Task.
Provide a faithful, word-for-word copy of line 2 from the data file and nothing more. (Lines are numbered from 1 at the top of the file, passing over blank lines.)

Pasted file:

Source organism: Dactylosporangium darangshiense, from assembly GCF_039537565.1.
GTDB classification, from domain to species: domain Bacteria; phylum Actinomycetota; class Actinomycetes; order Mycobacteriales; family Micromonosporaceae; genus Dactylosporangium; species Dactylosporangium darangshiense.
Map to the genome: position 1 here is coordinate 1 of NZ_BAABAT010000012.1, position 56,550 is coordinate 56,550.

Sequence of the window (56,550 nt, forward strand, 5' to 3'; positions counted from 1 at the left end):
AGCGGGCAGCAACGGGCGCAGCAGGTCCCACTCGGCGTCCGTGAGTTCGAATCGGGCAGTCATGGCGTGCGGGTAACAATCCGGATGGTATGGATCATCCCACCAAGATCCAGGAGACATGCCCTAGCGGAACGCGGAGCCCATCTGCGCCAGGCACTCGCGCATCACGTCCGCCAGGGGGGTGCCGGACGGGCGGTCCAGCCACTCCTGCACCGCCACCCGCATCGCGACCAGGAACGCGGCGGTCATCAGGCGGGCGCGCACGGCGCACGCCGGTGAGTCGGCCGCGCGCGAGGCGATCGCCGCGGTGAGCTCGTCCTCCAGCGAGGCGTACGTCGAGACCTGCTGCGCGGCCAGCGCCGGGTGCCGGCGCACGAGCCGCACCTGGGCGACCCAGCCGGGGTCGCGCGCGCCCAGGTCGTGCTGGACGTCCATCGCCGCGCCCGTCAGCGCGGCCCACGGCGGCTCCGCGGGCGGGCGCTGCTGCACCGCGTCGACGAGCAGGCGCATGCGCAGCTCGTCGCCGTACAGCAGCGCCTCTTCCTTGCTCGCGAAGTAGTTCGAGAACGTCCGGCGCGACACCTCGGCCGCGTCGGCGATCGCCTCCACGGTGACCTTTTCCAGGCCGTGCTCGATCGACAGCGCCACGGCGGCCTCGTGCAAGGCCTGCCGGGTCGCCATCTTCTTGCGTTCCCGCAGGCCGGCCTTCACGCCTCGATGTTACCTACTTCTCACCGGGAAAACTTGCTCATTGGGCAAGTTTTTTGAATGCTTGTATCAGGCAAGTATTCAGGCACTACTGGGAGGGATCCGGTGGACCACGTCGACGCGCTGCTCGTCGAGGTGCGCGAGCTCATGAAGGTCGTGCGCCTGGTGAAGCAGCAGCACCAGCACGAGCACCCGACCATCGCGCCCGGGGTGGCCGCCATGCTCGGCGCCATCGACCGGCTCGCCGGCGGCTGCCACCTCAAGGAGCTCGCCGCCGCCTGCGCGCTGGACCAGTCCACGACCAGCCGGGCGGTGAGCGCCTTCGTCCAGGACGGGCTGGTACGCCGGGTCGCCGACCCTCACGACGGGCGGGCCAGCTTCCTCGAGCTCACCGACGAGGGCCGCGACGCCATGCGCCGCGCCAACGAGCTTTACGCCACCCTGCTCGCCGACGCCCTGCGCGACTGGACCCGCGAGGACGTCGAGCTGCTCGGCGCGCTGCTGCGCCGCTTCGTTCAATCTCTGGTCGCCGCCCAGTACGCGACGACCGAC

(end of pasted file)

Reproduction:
GTDB classification, from domain to species: domain Bacteria; phylum Actinomycetota; class Actinomycetes; order Mycobacteriales; family Micromonosporaceae; genus Dactylosporangium; species Dactylosporangium darangshiense.